Zimbabwe unity talks remain stalled
Zimbabwe’s political factions wrangled over power-sharing on Monday, but made no progress despite the presence of Southern African leaders who pressed for a resolution to the months-long stalemate.
After more than 12 hours of talk produced no agreement, the deadlock was referred to a special summit of the Southern African Development Community to be held next week, Tomaz Salamao, executive secretary of the regional bloc, told reporters.
Salamao said the meeting would be attended by leaders of the group’s nations next Monday either in South Africa or Botswana.
The region had hoped Monday’s talks would find a solution to the political wrangling and allow Zimbabwe’s leaders to focus on ending an economic crisis that has half the country’s people in need of food aid.
South Africa’s current President, Kgalema Motlanthe, and former leader, Thabo Mbeki, Mozambique President Armando Guebuza and other regional leaders met all day with Zanu-PF leader Robert Mugabe, Movement for Democratic Change (MDC) leader Morgan Tsvangirai and Arthur Mutambara, head of a smaller MDC faction.
Mugabe said the power-sharing talks will continue in Zimbabwe ahead of the regional summit next week.
An agreement calling for power-sharing was signed in September but disagreements over allotting Cabinet posts has blocked its implementation.
The latest round of talks broke up at about midnight and a disappointed Tsvangirai was one of the first to leave the Rainbow Towers hotel in downtown Harare.
“We came to this meeting so that we would be able to resolve the outstanding issues and conclude the power-sharing agreement. Unfortunately, there has been no progress made,” he said.
Tsvangirai accused Mugabe of being “a stumbling block” and said the president’s party had “disappointed” Zimbabweans who were hoping for an end to the “roller-coaster” of problems they face.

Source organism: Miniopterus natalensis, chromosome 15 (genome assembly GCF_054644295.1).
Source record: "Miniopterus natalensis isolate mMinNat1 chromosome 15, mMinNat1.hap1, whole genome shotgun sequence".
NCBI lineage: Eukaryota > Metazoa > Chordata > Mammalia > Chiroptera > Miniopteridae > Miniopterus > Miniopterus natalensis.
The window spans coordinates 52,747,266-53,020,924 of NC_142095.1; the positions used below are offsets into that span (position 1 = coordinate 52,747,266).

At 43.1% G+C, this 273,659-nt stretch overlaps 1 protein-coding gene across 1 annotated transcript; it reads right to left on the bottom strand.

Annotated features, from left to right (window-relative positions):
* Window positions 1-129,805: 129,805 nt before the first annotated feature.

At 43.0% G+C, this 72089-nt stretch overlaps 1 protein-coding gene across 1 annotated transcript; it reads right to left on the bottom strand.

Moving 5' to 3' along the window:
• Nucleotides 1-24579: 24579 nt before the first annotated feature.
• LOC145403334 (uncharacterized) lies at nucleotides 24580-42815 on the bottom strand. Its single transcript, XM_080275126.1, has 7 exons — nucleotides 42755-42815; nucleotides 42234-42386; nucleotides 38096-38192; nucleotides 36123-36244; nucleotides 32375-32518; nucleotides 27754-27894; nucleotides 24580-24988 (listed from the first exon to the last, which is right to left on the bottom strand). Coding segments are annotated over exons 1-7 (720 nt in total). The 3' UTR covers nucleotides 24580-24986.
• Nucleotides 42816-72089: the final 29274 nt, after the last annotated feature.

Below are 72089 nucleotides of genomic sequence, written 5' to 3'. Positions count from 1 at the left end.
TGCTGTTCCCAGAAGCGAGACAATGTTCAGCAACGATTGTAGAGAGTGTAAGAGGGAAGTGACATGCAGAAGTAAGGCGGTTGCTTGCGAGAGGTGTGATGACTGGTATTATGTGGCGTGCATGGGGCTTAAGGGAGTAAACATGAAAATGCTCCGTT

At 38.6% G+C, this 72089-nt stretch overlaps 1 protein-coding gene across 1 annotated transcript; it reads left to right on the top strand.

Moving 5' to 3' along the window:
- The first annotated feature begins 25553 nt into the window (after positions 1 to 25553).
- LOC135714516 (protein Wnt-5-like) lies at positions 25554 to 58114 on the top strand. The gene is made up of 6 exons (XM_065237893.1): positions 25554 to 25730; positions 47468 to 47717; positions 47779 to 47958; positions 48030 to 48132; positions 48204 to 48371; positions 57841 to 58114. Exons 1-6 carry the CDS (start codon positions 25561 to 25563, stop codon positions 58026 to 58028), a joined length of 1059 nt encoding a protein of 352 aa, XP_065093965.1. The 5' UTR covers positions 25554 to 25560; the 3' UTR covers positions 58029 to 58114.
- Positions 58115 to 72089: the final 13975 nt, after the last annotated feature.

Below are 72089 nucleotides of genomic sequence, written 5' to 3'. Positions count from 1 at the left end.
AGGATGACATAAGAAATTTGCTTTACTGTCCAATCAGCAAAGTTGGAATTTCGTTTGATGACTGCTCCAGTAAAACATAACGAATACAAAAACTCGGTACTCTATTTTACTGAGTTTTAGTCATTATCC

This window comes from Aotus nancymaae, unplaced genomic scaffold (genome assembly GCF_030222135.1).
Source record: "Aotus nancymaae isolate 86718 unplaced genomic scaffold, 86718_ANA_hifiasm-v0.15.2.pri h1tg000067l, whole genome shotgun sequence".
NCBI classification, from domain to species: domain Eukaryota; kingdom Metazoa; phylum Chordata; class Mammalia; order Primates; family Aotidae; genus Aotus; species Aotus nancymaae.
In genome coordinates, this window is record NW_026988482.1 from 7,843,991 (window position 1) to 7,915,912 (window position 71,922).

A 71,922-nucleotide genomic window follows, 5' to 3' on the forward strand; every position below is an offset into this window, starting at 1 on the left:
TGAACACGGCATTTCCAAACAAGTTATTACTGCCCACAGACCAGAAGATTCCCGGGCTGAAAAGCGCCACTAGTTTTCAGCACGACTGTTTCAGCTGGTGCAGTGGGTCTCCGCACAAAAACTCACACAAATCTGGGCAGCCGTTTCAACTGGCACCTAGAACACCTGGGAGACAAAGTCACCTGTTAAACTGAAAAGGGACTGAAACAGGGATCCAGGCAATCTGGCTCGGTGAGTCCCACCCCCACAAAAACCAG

“This has been one of the darkest days of our lives,” he said.
Mugabe, who was among the last leaders to leave the hotel, told reporters that the meeting had not “gone well” and that the parties had “failed to agree” on various proposals.
“So it means we have to go back and start discussions again.
So discussions will continue ...
to see where the differences are and how we can sort them out,” he said.
Mbeki, who has acted as a mediator for months, left the meeting without commenting.
The deadlock has paralysed Zimbabwe’s government amid a spiralling economic crisis with hyperinflation that doubles prices every day. The health, water and education systems have collapsed, and most major goods are in short supply.
More than five million Zimbabweans are likely to need food aid this year and a cholera epidemic has killed more than 2 300 people and infected over 42 000.
The September 15 power-sharing deal calls for the 84-year-old Mugabe to remain president, Tsvangirai to become prime minister and the main parties to equitably share Cabinet posts.
Mugabe, who has ruled since independence in 1980, has tried to keep all important posts for his party, however, and Tsvangirai has said he will not be “bulldozed” into joining a lopsided government.
Tsvangirai won the most votes in the first round of the presidential election last March but pulled out of the run-off with Mugabe because of violence against his supporters.—Sapa-AP, AFP